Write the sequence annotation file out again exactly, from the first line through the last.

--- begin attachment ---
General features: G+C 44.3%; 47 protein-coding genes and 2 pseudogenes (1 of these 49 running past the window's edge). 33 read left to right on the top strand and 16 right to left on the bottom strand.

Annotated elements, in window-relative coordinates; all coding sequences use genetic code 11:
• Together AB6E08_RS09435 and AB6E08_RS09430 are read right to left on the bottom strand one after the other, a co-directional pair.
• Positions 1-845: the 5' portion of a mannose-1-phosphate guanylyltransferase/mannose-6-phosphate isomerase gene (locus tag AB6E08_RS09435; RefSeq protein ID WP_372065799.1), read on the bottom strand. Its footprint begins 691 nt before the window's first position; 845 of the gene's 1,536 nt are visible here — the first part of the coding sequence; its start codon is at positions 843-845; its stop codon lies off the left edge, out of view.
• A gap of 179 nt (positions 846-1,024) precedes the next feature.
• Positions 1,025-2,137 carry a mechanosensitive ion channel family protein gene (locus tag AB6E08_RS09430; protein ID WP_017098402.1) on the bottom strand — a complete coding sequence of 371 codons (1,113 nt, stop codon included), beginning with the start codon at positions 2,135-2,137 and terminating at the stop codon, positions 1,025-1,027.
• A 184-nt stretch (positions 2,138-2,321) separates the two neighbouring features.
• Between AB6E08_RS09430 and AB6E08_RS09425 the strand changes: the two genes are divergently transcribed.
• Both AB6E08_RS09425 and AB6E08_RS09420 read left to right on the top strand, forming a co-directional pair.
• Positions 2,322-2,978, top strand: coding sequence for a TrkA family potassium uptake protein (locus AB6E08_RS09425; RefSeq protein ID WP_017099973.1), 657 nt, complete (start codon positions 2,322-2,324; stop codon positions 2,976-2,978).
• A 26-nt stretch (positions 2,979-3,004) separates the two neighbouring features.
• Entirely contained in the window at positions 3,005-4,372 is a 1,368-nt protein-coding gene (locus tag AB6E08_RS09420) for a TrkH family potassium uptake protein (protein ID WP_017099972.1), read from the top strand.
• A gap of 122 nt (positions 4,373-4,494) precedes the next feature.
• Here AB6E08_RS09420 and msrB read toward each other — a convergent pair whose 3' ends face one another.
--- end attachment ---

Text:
General features: G+C 44.3%; 47 protein-coding genes and 2 pseudogenes (1 of these 49 running past the window's edge). 33 read left to right on the top strand and 16 right to left on the bottom strand.

Annotated elements, in window-relative coordinates; all coding sequences use genetic code 11:
• Together AB6E08_RS09435 and AB6E08_RS09430 are read right to left on the bottom strand one after the other, a co-directional pair.
• Positions 1-845: the 5' portion of a mannose-1-phosphate guanylyltransferase/mannose-6-phosphate isomerase gene (locus tag AB6E08_RS09435; RefSeq protein ID WP_372065799.1), read on the bottom strand. Its footprint begins 691 nt before the window's first position; 845 of the gene's 1,536 nt are visible here — the first part of the coding sequence; its start codon is at positions 843-845; its stop codon lies off the left edge, out of view.
• A gap of 179 nt (positions 846-1,024) precedes the next feature.
• Positions 1,025-2,137 carry a mechanosensitive ion channel family protein gene (locus tag AB6E08_RS09430; protein ID WP_017098402.1) on the bottom strand — a complete coding sequence of 371 codons (1,113 nt, stop codon included), beginning with the start codon at positions 2,135-2,137 and terminating at the stop codon, positions 1,025-1,027.
• A 184-nt stretch (positions 2,138-2,321) separates the two neighbouring features.
• Between AB6E08_RS09430 and AB6E08_RS09425 the strand changes: the two genes are divergently transcribed.
• Both AB6E08_RS09425 and AB6E08_RS09420 read left to right on the top strand, forming a co-directional pair.
• Positions 2,322-2,978, top strand: coding sequence for a TrkA family potassium uptake protein (locus AB6E08_RS09425; RefSeq protein ID WP_017099973.1), 657 nt, complete (start codon positions 2,322-2,324; stop codon positions 2,976-2,978).
• A 26-nt stretch (positions 2,979-3,004) separates the two neighbouring features.
• Entirely contained in the window at positions 3,005-4,372 is a 1,368-nt protein-coding gene (locus tag AB6E08_RS09420) for a TrkH family potassium uptake protein (protein ID WP_017099972.1), read from the top strand.
• A gap of 122 nt (positions 4,373-4,494) precedes the next feature.
• Here AB6E08_RS09420 and msrB read toward each other — a convergent pair whose 3' ends face one another.